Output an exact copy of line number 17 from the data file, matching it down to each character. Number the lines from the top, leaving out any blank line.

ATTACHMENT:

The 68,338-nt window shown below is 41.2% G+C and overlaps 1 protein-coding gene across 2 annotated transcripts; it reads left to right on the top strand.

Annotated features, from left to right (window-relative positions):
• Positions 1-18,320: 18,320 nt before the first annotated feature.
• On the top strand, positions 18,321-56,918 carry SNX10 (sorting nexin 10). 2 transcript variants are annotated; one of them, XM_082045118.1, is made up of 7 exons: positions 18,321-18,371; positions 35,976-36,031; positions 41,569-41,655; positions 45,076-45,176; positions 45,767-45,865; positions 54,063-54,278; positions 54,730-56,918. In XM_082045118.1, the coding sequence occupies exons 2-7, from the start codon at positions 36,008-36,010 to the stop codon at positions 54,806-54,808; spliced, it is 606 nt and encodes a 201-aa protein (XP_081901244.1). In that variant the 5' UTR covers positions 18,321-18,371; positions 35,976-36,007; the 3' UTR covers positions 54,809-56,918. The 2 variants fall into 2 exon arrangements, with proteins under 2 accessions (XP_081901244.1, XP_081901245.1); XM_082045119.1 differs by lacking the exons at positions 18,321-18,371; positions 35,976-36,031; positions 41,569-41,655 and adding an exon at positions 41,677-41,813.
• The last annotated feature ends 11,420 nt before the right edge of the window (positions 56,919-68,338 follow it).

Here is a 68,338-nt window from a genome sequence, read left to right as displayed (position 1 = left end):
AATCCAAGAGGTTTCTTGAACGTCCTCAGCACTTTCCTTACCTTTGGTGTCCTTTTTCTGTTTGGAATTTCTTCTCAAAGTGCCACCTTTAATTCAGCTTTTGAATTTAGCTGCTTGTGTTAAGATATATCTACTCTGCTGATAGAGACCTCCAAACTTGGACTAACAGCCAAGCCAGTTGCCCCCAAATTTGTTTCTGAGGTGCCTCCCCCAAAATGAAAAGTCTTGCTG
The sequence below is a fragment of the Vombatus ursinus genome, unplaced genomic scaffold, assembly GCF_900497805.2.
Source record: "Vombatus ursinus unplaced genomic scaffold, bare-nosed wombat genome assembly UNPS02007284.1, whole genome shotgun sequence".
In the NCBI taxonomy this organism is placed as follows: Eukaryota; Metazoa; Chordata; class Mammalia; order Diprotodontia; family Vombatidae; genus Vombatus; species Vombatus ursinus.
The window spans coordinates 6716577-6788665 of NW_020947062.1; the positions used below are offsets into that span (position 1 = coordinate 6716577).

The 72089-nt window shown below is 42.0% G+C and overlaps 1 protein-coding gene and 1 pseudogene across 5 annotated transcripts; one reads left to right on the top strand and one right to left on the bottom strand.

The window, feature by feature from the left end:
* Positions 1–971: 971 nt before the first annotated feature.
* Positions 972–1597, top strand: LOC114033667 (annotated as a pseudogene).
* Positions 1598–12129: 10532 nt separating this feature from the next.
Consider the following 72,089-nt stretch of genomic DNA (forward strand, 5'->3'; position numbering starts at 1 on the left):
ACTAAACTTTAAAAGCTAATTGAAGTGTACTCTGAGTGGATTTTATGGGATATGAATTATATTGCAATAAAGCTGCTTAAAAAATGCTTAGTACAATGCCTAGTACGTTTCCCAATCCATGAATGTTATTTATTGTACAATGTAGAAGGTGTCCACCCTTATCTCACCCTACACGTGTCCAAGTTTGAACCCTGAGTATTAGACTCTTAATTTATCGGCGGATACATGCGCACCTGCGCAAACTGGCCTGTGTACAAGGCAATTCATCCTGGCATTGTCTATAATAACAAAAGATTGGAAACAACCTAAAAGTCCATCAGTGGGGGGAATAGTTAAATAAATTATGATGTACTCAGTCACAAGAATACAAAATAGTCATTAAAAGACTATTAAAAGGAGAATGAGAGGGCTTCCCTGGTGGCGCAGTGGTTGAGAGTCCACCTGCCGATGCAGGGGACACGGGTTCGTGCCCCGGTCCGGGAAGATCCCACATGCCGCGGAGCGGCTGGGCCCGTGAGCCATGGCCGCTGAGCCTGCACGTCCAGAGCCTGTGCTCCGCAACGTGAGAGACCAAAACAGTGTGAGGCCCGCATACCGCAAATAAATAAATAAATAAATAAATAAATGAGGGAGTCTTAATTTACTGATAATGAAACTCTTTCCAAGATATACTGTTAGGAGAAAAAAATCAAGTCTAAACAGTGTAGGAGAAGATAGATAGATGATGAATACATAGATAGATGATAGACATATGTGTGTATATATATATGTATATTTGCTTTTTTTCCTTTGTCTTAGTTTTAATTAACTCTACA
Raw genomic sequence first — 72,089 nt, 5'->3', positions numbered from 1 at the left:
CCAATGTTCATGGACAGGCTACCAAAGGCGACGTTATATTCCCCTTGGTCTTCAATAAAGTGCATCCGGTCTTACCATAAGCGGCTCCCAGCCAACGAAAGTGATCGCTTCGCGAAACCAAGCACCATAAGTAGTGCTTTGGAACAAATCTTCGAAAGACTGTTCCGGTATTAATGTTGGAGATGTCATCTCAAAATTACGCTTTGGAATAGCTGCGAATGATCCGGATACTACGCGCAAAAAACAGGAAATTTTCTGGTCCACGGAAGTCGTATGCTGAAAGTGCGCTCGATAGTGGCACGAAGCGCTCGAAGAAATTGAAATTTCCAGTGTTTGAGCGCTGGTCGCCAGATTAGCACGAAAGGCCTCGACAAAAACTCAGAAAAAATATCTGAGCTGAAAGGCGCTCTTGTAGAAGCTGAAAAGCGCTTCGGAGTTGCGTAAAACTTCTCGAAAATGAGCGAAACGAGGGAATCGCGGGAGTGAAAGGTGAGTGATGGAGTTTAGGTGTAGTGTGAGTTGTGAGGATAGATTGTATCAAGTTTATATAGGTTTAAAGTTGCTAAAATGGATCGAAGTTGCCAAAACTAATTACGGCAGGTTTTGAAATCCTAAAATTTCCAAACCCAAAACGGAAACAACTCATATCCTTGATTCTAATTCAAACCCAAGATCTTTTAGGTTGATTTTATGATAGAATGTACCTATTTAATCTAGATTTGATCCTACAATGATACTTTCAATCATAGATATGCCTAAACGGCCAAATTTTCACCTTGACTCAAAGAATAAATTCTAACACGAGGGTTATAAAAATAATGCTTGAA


Consider the following 72,089-nt stretch of genomic DNA (forward strand, 5'->3'; position numbering starts at 1 on the left):